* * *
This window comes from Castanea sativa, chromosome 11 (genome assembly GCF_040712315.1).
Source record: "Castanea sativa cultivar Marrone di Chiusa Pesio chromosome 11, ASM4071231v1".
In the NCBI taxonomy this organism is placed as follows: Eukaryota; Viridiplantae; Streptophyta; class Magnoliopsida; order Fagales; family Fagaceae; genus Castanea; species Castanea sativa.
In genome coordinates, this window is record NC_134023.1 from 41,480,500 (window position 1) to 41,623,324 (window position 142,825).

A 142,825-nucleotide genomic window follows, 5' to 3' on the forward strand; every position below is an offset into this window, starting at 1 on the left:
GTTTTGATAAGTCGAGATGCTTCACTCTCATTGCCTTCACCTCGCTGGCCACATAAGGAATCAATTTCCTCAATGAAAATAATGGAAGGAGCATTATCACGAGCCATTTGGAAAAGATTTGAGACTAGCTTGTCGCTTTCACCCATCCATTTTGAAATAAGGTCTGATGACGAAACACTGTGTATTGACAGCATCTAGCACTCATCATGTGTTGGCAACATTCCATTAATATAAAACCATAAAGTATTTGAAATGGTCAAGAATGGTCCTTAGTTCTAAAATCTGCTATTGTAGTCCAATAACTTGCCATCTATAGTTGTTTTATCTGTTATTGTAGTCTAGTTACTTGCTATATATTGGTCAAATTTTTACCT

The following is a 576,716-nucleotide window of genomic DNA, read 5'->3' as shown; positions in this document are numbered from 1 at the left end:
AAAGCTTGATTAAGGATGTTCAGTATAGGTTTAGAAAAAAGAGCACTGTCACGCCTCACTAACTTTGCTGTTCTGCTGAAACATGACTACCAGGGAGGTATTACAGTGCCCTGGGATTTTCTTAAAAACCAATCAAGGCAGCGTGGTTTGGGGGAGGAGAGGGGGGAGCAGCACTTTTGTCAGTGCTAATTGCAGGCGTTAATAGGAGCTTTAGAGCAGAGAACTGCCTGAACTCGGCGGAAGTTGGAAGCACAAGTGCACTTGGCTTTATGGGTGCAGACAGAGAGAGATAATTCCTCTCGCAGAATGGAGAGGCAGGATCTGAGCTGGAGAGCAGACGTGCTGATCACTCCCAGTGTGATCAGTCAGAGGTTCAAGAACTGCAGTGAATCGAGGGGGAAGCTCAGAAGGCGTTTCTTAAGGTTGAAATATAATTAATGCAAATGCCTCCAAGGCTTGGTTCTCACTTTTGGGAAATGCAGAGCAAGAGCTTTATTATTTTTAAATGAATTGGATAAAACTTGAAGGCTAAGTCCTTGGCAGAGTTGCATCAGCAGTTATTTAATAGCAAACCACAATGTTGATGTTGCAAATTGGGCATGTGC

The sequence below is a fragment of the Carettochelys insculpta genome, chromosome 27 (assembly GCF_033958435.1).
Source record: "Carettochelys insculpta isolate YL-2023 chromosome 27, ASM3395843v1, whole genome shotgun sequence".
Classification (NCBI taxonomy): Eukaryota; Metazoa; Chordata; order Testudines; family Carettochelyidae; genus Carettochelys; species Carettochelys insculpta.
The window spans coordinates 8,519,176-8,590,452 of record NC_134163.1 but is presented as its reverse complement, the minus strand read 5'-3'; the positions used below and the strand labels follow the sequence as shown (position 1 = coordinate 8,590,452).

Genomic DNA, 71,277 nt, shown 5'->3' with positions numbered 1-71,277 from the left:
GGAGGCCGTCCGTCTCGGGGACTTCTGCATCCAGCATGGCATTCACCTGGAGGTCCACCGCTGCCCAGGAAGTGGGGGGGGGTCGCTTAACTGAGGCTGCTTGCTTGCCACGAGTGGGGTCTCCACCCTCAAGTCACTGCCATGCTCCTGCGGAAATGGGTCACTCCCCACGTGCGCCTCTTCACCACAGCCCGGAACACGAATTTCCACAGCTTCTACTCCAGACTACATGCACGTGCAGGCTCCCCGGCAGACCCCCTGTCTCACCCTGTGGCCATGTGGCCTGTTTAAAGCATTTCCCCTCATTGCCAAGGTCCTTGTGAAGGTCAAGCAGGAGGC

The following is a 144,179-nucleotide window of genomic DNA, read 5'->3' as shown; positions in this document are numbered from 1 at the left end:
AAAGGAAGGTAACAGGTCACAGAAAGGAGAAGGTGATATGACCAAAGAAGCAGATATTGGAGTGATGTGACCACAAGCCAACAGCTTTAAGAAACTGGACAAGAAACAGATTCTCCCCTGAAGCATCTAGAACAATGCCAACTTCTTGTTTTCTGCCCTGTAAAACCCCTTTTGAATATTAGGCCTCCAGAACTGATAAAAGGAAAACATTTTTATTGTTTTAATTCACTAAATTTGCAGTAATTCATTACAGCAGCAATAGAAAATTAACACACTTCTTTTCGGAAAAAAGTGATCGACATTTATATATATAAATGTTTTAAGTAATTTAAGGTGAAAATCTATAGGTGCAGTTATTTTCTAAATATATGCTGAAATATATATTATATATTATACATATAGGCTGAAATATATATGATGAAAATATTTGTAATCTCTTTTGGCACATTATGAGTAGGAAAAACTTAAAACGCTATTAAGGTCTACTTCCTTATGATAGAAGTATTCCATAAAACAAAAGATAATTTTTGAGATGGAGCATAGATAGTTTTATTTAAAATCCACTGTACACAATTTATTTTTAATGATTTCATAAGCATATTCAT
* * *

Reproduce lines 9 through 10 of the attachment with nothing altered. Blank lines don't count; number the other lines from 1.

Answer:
The sequence below is a fragment of the Carettochelys insculpta genome, chromosome 27 (assembly GCF_033958435.1).
Source record: "Carettochelys insculpta isolate YL-2023 chromosome 27, ASM3395843v1, whole genome shotgun sequence".